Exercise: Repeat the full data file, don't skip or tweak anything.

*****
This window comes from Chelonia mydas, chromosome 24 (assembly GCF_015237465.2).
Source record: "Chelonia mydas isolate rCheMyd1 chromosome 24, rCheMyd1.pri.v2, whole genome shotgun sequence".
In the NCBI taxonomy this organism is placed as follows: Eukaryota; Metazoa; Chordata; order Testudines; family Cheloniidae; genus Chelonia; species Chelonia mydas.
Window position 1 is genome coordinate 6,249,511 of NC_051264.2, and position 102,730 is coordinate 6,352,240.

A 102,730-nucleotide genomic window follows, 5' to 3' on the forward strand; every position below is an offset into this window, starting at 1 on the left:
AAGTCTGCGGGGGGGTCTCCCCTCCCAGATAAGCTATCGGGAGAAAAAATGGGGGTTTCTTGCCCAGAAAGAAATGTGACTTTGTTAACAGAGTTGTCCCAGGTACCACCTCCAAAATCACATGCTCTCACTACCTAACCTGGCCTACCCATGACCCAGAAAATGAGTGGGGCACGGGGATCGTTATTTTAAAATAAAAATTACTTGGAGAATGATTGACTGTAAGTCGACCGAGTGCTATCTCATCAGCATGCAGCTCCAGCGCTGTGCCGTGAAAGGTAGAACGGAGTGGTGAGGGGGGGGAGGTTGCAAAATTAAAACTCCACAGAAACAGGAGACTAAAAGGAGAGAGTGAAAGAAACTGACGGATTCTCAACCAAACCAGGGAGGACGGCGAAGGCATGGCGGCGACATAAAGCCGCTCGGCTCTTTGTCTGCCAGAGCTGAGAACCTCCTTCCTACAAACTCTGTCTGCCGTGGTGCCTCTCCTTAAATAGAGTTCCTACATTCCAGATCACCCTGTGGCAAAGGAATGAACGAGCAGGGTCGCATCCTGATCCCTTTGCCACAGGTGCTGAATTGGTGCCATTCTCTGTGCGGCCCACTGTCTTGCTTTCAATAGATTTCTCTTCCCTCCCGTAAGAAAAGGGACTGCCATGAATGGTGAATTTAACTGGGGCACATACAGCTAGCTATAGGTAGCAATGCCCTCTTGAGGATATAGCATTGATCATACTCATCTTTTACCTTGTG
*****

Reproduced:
This window comes from Chelonia mydas, chromosome 24 (assembly GCF_015237465.2).
Source record: "Chelonia mydas isolate rCheMyd1 chromosome 24, rCheMyd1.pri.v2, whole genome shotgun sequence".
In the NCBI taxonomy this organism is placed as follows: Eukaryota; Metazoa; Chordata; order Testudines; family Cheloniidae; genus Chelonia; species Chelonia mydas.
Window position 1 is genome coordinate 6,249,511 of NC_051264.2, and position 102,730 is coordinate 6,352,240.

A 102,730-nucleotide genomic window follows, 5' to 3' on the forward strand; every position below is an offset into this window, starting at 1 on the left:
AAGTCTGCGGGGGGGTCTCCCCTCCCAGATAAGCTATCGGGAGAAAAAATGGGGGTTTCTTGCCCAGAAAGAAATGTGACTTTGTTAACAGAGTTGTCCCAGGTACCACCTCCAAAATCACATGCTCTCACTACCTAACCTGGCCTACCCATGACCCAGAAAATGAGTGGGGCACGGGGATCGTTATTTTAAAATAAAAATTACTTGGAGAATGATTGACTGTAAGTCGACCGAGTGCTATCTCATCAGCATGCAGCTCCAGCGCTGTGCCGTGAAAGGTAGAACGGAGTGGTGAGGGGGGGGAGGTTGCAAAATTAAAACTCCACAGAAACAGGAGACTAAAAGGAGAGAGTGAAAGAAACTGACGGATTCTCAACCAAACCAGGGAGGACGGCGAAGGCATGGCGGCGACATAAAGCCGCTCGGCTCTTTGTCTGCCAGAGCTGAGAACCTCCTTCCTACAAACTCTGTCTGCCGTGGTGCCTCTCCTTAAATAGAGTTCCTACATTCCAGATCACCCTGTGGCAAAGGAATGAACGAGCAGGGTCGCATCCTGATCCCTTTGCCACAGGTGCTGAATTGGTGCCATTCTCTGTGCGGCCCACTGTCTTGCTTTCAATAGATTTCTCTTCCCTCCCGTAAGAAAAGGGACTGCCATGAATGGTGAATTTAACTGGGGCACATACAGCTAGCTATAGGTAGCAATGCCCTCTTGAGGATATAGCATTGATCATACTCATCTTTTACCTTGTG